first_img Close Forgot password? Please put in your email: Send me my password! Close message Login This blog post All blog posts Subscribe to this blog post’s comments through… RSS Feed Subscribe via email Subscribe Subscribe to this blog’s comments through… RSS Feed Subscribe via email Subscribe Follow the discussion Comments (7) Logging you in… Close Login to IntenseDebate Or create an account Username or Email: Password: Forgot login? Cancel Login Close WordPress.com Username or Email: Password: Lost your password? Cancel Login Dashboard | Edit profile | Logout Logged in as Admin Options Disable comments for this page Save Settings Sort by: Date Rating Last Activity Loading comments… You are about to flag this comment as being inappropriate. Please explain why you are flagging this comment in the text box below and submit your report. The blog admin will be notified. Thank you for your input. 0 Vote up Vote down turkeyleg · 230 weeks ago Pretty hard penalty for not having a 3 dollar tag, Death! Maybe the dogs should have their owners tattoo numbers on their arms for an ID just in case they get lost. Report Reply 0 replies · active 230 weeks ago -2 Vote up Vote down Diana Frazier · 230 weeks ago Cats are a problem!!! Report Reply 0 replies · active 230 weeks ago -5 Vote up Vote down JustMe · 229 weeks ago Cats are a problem anywhere you go. Maybe the city should offer a $3 reward to people for capturing ferel cats. The problem would probably be solved pretty quickly. The problem is that they aren’t picky on who they mate with, and seem to reproduce more than rabbits. Report Reply 0 replies · active 229 weeks ago +1 Vote up Vote down jbevan · 229 weeks ago mAYBE THE CITY SHOULD CONNECT WITH A VET THAT CAN ID A DOG BECAUSE OF A CHIP, as I understand it, they have nho way of doing that, altho at my vet, it involves a simple phone call… Report Reply 0 replies · active 229 weeks ago +3 Vote up Vote down Jennifer · 229 weeks ago Cats are only a problem because of irresponsible owners. They either don’t know what they are taking on when they get a cute kitten and it becomes an adult cat or they don’t spay and neuter them and let them live outside to fend for themselves. Report Reply 0 replies · active 229 weeks ago +3 Vote up Vote down Guest · 229 weeks ago Shouldn’t the headline say euthanized rather than exterminated? Report Reply 1 reply · active 229 weeks ago +3 Vote up Vote down Ted “Theodore” Logan · 229 weeks ago Yikes! No doubt! Very poor choice of words. Report Reply Post a new comment Enter text right here! Comment as a Guest, or login: Login to IntenseDebate Login to WordPress.com Login to Twitter Go back Tweet this comment Connected as (Logout) Email (optional) Not displayed publicly. Name Email Website (optional) Displayed next to your comments. Not displayed publicly. If you have a website, link to it here. Posting anonymously. Tweet this comment Submit Comment Subscribe to None Replies All new comments Comments by IntenseDebate Enter text right here! Reply as a Guest, or login: Login to IntenseDebate Login to WordPress.com Login to Twitter Go back Tweet this comment Connected as (Logout) Email (optional) Not displayed publicly. Name Email Website (optional) Displayed next to your comments. Not displayed publicly. If you have a website, link to it here. Posting anonymously. Tweet this comment Cancel Submit Comment Subscribe to None Replies All new comments by James Jordan, Sumner Newscow — Wellington may or may not be going to the dogs, depending on your point of view, but you do need to get a dog tag for your animal if you live in town. The deadline was March 1, but tags are always available and are cheap. The cost is $3 for a spayed animal, or $6 for one non spayed.The value of having a dog tag on your animal is that if the animal gets lost, it can be identified and returned to the owner.There is a rather hefty fine for not getting a tag. An owner can be fined $106 if a dog is picked up running at large with no tag. Another drawback is that authorities have no way of identifying the owner, and in this case an animal could be put down in six days.Police Chief Tracy Heath said it is not a huge problem, but it does exist. He estimated 25 percent of animals that are picked up do not have tags.  Cats must also be tagged, and Heath said the problem of cats is much worse, and there is a problem of feral – or wild – cats that is more common than with dogs.Last year there were 262 dogs and 192 cats picked up by the animal control officer after having been reported running at large.Animals are taken to the Wellington Animal Clinic and are held there. If no owner claims the animal, there is an attempt to find a home. The local humane society is involved in adopting animals. Heath said homes are found for many of the dogs, but not many of the cats, so a lot more cats are put down.There are about two dog bites reported per month on average, and often this is a dog at large.Dog tags are available at City Hall or at area veterinarians.Follow us on Twitter.last_img read more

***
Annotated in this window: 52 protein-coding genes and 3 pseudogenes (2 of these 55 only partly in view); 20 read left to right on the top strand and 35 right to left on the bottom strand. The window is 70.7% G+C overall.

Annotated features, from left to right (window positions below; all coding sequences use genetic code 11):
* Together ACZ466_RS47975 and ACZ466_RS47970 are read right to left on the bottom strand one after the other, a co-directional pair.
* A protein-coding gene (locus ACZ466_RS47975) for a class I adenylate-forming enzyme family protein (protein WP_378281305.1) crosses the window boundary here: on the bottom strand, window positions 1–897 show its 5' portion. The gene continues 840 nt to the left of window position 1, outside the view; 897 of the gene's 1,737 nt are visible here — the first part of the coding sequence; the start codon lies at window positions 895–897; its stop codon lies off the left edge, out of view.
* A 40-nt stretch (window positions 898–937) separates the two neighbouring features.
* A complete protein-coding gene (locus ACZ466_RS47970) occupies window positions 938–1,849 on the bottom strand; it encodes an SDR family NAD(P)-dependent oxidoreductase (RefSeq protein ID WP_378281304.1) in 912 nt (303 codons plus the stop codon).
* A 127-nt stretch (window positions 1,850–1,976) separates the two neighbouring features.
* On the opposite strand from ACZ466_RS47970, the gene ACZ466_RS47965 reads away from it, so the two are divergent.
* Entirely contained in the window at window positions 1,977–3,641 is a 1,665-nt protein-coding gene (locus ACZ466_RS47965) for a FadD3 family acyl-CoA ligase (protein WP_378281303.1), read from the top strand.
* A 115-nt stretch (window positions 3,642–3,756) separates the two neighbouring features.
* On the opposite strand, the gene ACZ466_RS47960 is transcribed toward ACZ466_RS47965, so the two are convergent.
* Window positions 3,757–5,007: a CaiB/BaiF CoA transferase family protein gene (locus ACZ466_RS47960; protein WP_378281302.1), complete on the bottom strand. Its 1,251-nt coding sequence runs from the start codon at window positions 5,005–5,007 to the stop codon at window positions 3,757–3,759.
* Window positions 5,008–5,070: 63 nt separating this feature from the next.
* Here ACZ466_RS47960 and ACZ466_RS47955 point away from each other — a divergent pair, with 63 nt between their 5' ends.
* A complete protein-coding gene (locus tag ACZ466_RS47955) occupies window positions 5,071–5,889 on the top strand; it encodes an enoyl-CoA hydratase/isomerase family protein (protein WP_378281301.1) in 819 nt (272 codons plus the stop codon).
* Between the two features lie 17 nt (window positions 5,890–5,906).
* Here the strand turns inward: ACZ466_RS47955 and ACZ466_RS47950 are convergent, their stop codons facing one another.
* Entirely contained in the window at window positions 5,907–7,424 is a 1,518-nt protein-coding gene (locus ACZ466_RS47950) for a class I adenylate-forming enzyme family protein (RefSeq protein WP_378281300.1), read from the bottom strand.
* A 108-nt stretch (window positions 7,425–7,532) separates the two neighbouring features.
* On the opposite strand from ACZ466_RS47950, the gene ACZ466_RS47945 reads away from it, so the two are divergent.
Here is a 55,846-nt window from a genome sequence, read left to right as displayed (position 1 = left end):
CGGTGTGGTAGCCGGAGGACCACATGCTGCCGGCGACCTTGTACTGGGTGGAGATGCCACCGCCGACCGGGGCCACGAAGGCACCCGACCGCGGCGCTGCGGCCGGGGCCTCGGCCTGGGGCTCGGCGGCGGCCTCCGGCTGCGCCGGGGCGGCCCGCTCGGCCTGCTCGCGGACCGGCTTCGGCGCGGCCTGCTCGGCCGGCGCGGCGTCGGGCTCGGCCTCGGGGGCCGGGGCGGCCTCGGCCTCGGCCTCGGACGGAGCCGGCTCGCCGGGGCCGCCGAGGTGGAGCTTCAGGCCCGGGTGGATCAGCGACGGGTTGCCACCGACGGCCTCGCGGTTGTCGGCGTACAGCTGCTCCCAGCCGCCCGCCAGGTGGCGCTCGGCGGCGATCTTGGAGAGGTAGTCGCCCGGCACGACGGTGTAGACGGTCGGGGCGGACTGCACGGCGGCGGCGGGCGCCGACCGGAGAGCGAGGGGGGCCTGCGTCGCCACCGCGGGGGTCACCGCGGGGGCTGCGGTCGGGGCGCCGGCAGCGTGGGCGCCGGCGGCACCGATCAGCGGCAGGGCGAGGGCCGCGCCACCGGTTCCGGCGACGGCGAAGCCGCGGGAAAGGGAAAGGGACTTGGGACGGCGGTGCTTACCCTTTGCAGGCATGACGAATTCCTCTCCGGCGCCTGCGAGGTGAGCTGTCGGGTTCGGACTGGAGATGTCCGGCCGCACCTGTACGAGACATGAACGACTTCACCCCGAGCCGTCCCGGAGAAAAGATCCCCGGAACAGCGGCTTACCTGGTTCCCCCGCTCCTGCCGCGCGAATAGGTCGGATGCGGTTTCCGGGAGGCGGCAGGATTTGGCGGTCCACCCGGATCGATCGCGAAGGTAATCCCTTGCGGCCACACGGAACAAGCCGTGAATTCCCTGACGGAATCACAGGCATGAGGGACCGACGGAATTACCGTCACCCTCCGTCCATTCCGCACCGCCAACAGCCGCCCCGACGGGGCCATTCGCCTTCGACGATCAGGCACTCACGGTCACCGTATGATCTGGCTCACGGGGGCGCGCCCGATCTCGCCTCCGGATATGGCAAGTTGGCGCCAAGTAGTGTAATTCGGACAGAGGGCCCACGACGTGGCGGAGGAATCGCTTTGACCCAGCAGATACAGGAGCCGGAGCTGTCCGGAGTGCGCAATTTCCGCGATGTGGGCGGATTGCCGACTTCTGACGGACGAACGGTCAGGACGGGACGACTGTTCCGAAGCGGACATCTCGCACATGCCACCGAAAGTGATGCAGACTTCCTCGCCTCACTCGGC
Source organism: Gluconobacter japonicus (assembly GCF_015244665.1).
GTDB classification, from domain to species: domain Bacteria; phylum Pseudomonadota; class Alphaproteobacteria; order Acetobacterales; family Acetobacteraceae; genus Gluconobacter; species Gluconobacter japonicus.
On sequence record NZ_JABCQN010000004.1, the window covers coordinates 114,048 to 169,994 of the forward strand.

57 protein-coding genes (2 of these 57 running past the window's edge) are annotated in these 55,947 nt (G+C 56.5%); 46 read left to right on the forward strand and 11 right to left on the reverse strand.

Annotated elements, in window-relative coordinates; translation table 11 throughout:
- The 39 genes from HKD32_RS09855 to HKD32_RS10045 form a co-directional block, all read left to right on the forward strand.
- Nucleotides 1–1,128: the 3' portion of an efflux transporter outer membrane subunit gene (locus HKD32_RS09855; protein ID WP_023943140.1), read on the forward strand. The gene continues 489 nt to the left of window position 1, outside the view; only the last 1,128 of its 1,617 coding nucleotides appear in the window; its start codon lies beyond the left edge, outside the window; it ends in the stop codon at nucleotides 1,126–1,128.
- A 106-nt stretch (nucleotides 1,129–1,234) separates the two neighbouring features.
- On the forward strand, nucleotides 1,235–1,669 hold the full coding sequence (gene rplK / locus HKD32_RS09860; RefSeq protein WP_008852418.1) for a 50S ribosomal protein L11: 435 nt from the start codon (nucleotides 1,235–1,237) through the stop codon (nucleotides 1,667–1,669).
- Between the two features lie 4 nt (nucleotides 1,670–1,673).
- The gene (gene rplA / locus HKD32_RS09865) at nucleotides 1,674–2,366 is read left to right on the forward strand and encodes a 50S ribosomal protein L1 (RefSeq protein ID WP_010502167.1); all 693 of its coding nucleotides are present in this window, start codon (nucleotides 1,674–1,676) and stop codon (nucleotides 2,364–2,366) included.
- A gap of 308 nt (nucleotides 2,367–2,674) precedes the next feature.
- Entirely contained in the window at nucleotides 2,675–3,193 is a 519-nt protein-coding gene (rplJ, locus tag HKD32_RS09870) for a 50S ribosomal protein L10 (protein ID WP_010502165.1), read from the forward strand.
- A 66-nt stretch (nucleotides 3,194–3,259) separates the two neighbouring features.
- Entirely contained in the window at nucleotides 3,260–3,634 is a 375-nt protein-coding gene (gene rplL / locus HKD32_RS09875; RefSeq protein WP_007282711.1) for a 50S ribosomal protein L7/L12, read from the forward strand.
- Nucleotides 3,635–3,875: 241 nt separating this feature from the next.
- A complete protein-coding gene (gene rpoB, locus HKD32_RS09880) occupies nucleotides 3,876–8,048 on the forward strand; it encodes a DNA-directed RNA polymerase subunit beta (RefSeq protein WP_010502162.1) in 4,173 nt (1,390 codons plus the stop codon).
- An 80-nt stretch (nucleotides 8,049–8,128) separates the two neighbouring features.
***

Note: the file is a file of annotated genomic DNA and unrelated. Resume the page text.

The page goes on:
Read More →

Mates pull closer to Brewers while Vkings just pull away

first_imgBy The Nelson Daily Sports The West Kootenay Men’s Flag Football League just got a whole lot tighter after Dam Inn Mates shocked the Hume Brewers 31-24 in action Sunday at the Mount Sentinel Field. The Brewers, which had dominated the Mates during week one of the season 23-1, were a different team without starting quarterback Steven Doyle. The Mates have won two straight after beginning the season on a downers, losing twice and combining to score seven points in those two games. Defending champion Castlegar Vikings continued to occupy top spot after thumping Nelson Impact 46-13, Steve Mota caught a pair of touchdown passes from Dave Kravski, and tossed a completed score to Kravski to lead the Vikes. Kravski also connected with Bryan Lauzon and Kevin Wilson. Mota also was a force on the defensive side of the ball, intercepting a pair of passes. Lauzon and Jaime Simpson also picked off Impact pass attempts. Ryan Dekker had one of the Impact touchdowns. The Vikings, winners of four straight after starting the season with a loss, lead the league with a 4-1 record. Hume is second at 3-2 followed by Dam Inn and Nelson Impact at 2-2. Hour Glass sits in the basement, winless in four games. The league resumes play Sunday with the Impact hosting Our Glass at 11 a.m. and Dam Inn Mates facing the Castlegar Vikings at 1 [email protected]last_img read more